When the Hand Workshop changed its name to the Visual Arts Center of Richmond in 2005, there was some consternation. The nonprofit had been formed by Elisabeth Scott Bocock in 1963 to give Church Hill youth something artistic to do with their hands. And people thought its original name was unique.
Visual Arts Center? Not so much.
But time heals all wounds, as they say outside of Virginia. And Vis Arts has remained a scrappy grass-roots arts center by staying focused on its mission, namely filling the growing need for community arts learning.
As it celebrates its 50th anniversary, Vis Arts is serving 600 kids during the school year while offering 400 classes annually for children and adults, says curator Caroline Cobb Wright. It's the largest nonuniversity arts education program in the state.
But that doesn't mean the going is easy. Vis Arts has seen two interim and one full-time president since Jo Kennedy retired in 2010. Losses during 2011 were a little more than $340,454, according to the center's 990 tax forms. And GiveRichmond.org, sponsored by the Community Foundation, shows that while revenue from class fees was on the rise from 2010-2012, individual donor revenue dropped almost in half.
"When leadership changes, there is a certain amount of refocus," the center's president and chief executive, Ava Spece, says. "We have righted the ship ... and we are working very hard to grow and expand what we do. It's not just about numbers of people but trying to grow and expand geographically as well."
Sure enough, there were significantly fewer losses following 2011, according to tax forms.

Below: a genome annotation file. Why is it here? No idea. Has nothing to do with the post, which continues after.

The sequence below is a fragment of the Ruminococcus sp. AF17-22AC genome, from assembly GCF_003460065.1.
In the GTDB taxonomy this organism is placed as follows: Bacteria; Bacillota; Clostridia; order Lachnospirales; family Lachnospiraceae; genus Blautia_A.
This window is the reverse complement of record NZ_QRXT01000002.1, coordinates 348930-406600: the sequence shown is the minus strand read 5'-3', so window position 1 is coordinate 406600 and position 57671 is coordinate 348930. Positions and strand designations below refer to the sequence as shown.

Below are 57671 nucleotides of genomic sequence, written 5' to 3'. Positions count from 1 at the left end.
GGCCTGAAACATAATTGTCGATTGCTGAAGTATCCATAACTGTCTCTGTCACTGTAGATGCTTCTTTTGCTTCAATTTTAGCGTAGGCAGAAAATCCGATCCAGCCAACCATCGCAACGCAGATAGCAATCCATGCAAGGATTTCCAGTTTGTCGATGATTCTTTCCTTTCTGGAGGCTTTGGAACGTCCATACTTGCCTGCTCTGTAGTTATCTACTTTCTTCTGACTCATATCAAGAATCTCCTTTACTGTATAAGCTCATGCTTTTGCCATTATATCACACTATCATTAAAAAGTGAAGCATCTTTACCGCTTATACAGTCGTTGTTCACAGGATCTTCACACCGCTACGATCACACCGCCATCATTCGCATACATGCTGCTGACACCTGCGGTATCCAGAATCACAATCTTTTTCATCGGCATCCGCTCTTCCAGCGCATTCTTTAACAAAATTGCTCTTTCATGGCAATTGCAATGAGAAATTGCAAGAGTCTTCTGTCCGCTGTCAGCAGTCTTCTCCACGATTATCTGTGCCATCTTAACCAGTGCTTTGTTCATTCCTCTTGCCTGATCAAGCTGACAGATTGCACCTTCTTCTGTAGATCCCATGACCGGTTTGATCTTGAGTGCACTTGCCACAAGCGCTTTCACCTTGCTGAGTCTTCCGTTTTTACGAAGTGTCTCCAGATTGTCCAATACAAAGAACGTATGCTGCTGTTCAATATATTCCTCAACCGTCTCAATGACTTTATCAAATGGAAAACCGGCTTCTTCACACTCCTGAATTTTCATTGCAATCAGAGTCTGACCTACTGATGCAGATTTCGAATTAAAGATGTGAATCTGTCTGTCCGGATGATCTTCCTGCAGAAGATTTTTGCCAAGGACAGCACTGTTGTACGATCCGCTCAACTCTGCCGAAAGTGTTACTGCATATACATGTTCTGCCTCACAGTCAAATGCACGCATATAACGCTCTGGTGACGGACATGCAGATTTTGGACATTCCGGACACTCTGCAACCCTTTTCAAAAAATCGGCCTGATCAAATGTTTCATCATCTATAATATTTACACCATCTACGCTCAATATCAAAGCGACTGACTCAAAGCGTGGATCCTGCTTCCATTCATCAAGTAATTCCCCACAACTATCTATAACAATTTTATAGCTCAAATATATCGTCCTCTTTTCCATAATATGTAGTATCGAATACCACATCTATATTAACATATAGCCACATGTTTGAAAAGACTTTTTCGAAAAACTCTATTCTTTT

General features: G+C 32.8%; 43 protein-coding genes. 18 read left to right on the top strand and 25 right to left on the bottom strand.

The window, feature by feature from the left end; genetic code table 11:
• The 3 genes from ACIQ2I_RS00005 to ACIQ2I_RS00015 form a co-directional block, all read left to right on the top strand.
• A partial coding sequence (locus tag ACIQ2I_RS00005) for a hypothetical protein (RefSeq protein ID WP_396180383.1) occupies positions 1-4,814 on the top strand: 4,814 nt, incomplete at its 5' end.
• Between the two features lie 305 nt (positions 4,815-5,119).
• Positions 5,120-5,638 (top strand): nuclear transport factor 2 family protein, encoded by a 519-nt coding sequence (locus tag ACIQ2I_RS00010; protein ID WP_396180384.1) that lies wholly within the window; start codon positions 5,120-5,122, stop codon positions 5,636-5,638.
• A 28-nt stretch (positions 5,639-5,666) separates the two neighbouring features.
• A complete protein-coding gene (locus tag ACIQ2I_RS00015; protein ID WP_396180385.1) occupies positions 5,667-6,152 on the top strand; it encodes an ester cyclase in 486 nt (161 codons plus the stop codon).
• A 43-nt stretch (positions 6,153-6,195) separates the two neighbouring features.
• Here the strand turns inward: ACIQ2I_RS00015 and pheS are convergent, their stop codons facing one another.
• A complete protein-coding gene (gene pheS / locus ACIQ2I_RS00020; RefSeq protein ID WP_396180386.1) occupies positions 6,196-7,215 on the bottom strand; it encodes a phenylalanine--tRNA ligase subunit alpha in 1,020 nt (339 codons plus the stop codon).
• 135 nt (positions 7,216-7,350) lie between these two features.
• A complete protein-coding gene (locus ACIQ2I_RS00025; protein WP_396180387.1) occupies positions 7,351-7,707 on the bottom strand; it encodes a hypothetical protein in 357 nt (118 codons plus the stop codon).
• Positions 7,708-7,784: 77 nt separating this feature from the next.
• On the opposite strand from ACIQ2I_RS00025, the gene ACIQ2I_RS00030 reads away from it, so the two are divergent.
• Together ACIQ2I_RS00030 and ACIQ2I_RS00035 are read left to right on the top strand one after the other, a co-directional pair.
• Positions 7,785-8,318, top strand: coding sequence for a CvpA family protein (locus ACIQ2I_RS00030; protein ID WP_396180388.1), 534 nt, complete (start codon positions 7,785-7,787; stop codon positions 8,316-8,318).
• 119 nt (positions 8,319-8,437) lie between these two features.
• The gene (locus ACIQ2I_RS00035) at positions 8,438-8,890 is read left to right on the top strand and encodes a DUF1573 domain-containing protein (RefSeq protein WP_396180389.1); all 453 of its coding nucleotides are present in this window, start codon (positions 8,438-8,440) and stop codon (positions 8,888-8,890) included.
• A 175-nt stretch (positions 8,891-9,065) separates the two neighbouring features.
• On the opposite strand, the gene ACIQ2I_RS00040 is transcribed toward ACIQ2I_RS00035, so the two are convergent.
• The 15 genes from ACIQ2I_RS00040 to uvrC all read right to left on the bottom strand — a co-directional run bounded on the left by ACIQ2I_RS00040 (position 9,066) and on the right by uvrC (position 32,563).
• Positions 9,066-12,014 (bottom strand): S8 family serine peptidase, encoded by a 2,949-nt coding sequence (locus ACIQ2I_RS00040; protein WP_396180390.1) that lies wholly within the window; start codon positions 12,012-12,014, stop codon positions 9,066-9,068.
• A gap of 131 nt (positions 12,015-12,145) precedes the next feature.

Then there's the backdrop of change and competition. Although Richmond features a generous donor community for the arts, the next big thing is always on the horizon and can divert financial support. In this case, Virginia Commonwealth University's Institute for Contemporary Art has been attracting big-name donors.
Popular local artist Ed Trask was asked to be on the Vis Arts board as a liaison to the local arts community. He says he was amazed by the amount of revenue the organization raises. "For me their longevity comes from constant engagement and they have amazing teachers," Trask says, noting that Vis Arts also must compete as an educator with the nearby Virginia Museum of Fine Arts — which pulls federal and local dollars — as well as two universities, all within a 5-mile radius.
"It might not be the most perfect business plan," Trask says, "but they have a constant donor pool that has been vital."
He also doesn't foresee lost donor dollars to the VCU project as a problem in the long run. "There's nothing wrong with inundating Richmond with culture," he says. "Eventually, the [ICA] is just going to bring more people to the Vis Arts Center."
Darcy Oman, president and chief executive of the Community Foundation, notes that the functions of the two organizations in the community are entirely different. She also says a wide array of forces can be at play in the donor pool. "During the brunt of the recessionary period, a lot of people were making different purchasing decisions," Oman says. "You really have to look at patterns of giving to the arts more broadly."
Vis Arts maintains support from corporate donors such as Altria, Dominion Resources and Bon Secours Richmond Health System. The center must raise 42 percent of every dollar in its $1.8 million budget, Spece says, noting that events such as craft and design and collectors nights are important for revenue.